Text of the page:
The Waldorf movement is large, but many of the schools are quite small. Students at such schools may benefit from small class sizes, but they may also suffer from an insular environment in which they meet very few people different from themselves. Small schools may also lack many facilities available in larger schools, and the faculties will necessarily be limited, meaning that a handful of teachers may have enormous — perhaps excessive — influence in the students' lives. When Waldorf faculties consist of occultists (as Steiner said they should), the potential effect on students is all the more problematic.












"After 10 years in Whistler the Waldorf School is expanding with the addition of another room to accommodate its growing numbers. According to a press release in the past five years alone the Waldorf School has seen enrolment increase by an average of 11 per cent per year. School Administrator Vicky Bunbury is finalizing registration for 80 students to begin study in September 2010 ... The central idea behind the Waldorf education is teaching the 'whole child.'" 





To see what Waldorf schools mean by the "whole child" (four bodies, karma, temperament...) see, e.g., "
Holistic Education" and "Truth
".












"Exhibition Highlights Rudolf Steiner's Influence on Modern Germany: The Austrian philosopher Rudolf Steiner is best known as the somewhat eccentric founder of anthroposophy, widely regarded as a wacky Christian splinter group. But his ideas have had a profound impact on many aspects of modern German society, as a new exhibition [at the Kuntsmuseum Wolfsburg] shows ... Rudolf Steiner (1861 - 1925), the father of anthroposophy, wasn't just one of the great eccentrics of German cultural history. He also became a philosopher whose ideas crossed over to the mainstream, and whose Goetheanum building in Dornach, Switzerland is a pilgrimage site today." 




This is not exactly a news item about Waldorf schools, although Waldorf schools are mentioned and the writer is a Waldorf graduate. But DER SPIEGEL is a major publication, so the appearance there of an article touching on Steiner, Anthroposophy, or Waldorf is noteworthy.












"Sporting classic Greek tunics and lugging team banners, Sunrise Waldorf School students basked in the sun and got into the school spirit Wednesday with their annual fifth-grader Greek Olympics. The event, which not only included local students, but Waldorf students from as far as Calgary — a total of 105 participants — began on Monday and came to an end Thursday at Crofton’s Camp Qwanoes. Students participated in a number of events including javelin, discus, long jump, wrestling and running. 'When looking from a deeper understanding of the stages of childhood development, the fifth grade is an ideal time to honor the natural athlete in every child,' said Sunrise’s fifth grade teacher Brian Richards."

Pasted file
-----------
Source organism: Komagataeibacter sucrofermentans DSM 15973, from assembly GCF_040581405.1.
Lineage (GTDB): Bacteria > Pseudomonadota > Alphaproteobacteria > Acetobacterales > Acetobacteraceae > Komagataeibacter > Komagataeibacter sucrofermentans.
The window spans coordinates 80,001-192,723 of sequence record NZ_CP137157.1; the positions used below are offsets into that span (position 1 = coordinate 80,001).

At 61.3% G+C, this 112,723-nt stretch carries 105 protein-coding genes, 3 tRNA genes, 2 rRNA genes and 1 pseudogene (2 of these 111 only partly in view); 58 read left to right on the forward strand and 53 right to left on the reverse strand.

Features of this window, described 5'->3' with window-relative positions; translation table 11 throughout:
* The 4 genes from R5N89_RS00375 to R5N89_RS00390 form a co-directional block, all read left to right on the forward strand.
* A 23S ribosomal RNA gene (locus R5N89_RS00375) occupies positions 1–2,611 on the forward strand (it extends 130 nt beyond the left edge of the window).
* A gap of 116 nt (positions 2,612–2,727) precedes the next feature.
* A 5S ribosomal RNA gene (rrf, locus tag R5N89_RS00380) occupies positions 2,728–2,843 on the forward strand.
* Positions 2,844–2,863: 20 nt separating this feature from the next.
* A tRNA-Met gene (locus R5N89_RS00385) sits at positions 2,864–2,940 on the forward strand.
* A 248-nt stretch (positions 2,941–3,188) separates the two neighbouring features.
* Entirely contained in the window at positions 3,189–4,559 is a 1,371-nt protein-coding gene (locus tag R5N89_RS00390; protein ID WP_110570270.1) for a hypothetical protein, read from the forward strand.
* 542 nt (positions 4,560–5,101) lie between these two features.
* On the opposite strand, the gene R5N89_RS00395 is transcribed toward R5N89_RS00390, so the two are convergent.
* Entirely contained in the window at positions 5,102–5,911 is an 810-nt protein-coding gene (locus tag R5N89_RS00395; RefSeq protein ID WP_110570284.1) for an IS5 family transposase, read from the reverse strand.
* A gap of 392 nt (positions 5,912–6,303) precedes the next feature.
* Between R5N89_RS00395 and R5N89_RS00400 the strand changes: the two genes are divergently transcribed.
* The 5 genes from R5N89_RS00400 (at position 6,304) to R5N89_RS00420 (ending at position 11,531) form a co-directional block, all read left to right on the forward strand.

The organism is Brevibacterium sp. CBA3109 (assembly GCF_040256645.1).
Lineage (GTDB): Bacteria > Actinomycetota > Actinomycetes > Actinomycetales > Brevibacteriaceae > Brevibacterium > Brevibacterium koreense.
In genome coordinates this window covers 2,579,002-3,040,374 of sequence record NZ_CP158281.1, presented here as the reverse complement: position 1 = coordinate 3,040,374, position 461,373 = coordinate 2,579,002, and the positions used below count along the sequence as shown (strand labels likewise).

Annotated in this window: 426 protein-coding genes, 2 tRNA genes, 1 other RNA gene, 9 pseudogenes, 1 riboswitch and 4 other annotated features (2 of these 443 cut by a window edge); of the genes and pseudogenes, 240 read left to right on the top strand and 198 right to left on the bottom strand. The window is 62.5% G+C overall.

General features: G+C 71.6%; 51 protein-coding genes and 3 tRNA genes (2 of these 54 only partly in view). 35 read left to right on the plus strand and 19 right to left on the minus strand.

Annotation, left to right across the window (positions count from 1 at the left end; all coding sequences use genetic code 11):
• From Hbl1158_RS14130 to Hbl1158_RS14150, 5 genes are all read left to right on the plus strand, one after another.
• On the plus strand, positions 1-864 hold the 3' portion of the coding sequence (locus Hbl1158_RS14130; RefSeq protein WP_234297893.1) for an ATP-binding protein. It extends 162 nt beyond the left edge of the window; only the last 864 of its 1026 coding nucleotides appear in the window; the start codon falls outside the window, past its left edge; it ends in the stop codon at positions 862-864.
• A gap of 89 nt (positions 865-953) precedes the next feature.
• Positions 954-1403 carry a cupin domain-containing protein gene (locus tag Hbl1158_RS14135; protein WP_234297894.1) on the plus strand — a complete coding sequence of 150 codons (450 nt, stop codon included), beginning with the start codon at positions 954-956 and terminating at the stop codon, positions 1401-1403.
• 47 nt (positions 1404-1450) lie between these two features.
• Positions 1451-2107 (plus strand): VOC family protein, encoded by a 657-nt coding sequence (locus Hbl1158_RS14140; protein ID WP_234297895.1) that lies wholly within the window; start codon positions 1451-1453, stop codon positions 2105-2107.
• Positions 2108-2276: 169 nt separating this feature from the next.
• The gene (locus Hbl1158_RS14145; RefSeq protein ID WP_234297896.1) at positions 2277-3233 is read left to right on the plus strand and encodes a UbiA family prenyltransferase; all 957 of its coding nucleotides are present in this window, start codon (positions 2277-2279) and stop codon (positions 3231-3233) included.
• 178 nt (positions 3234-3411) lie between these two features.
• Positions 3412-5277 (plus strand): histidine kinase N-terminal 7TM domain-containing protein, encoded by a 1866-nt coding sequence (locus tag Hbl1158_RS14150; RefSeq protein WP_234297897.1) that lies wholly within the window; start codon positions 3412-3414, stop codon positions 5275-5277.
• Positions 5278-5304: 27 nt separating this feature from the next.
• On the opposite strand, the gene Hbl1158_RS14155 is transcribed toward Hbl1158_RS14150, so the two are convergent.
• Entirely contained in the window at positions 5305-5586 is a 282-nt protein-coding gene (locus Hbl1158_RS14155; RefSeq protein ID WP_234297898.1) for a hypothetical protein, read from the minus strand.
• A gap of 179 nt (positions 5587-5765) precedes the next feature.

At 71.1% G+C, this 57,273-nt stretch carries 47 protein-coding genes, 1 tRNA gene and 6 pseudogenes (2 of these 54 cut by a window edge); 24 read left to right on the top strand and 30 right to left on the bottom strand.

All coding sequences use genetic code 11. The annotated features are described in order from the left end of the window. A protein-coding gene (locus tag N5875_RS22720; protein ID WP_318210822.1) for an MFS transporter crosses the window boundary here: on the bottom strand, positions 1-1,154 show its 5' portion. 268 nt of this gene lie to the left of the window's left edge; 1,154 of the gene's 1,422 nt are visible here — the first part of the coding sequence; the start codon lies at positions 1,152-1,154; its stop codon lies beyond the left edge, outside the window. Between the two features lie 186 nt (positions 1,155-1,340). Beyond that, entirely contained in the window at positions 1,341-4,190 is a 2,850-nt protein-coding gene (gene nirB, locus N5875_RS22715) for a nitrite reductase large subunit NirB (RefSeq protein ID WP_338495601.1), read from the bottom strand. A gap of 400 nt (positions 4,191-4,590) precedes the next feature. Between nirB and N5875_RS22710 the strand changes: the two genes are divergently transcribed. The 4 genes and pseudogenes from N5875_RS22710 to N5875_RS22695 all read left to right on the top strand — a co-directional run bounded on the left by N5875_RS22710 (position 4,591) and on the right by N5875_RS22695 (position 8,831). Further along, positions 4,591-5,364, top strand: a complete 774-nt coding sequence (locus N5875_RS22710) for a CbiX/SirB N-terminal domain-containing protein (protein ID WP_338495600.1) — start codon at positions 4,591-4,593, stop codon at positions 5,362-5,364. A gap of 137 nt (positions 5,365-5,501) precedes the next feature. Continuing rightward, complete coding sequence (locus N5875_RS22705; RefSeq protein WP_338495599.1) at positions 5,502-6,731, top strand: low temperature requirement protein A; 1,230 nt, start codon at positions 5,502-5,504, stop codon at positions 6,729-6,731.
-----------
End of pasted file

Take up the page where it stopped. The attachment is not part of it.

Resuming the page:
Waldorf faculties generally believe that children evolve by repeating the various "cultural epochs" of human evolution. [To sort through some of Anthroposophical teachings about historical periods, see "Epochs".]












"Tel Aviv's first anthroposophic school will open its doors in September, at the initiative of a non-profit organization run by parents. The municipality does not support this plan, but the demand for anthroposophic schools — which practice the Waldorf pedagogy — is growing rapidly. The number of children enrolled in such schools countrywide has doubled over the past five years. Anthroposophic schools are based on the educational philosophy of Austrian thinker Rudolf Steiner, whereby studies are interdisciplinary — combining practical, artistic and conceptual elements." 














Israelis may want to delve into Steiner's thinking about Judaism, such as this:


"As you know, we distinguish the Jews from the rest of the earth's population. The difference has arisen because the Jews have been brought up in the moon religion for centuries [i.e., they worship the Moon god, Jehovah] ... The Jews have a great gift for materialism, but little for recognition of the spiritual world." — Rudolf Steiner, FROM BEETROOT TO BUDDHISM (Rudolf Steiner Press, 1999), p. 59.


[For more, see "RS on Jews".]












"[W]hile savvy high-tech leaders may make a living off of innovations, when it comes to educating their children, some people are choosing to take an alternative route. Journalist Dan Fost has found several technology bigwigs who've chosen tech-free environments like Waldorf schools for their kids' education. Fost's reporting shows that some of the chief individuals promoting technology — even in the classroom — are making the opposite choice in their own life." 




Waldorf schools generally abhor modern technology and, indeed, modern science, associating them with the demon Ahriman. [See, e.g., "Steiner's 'Science'".] 


When it comes to computers, this abhorrence is sometimes modified, today, as a matter of practicality. Imagine trying to keep all kids from computer games, text messaging, email... Can't be done. 


Also, Waldorf schools and Anthroposophists generally bend to the need to advertise themselves on the Web. They may fear for their souls as they do it, but do it they do.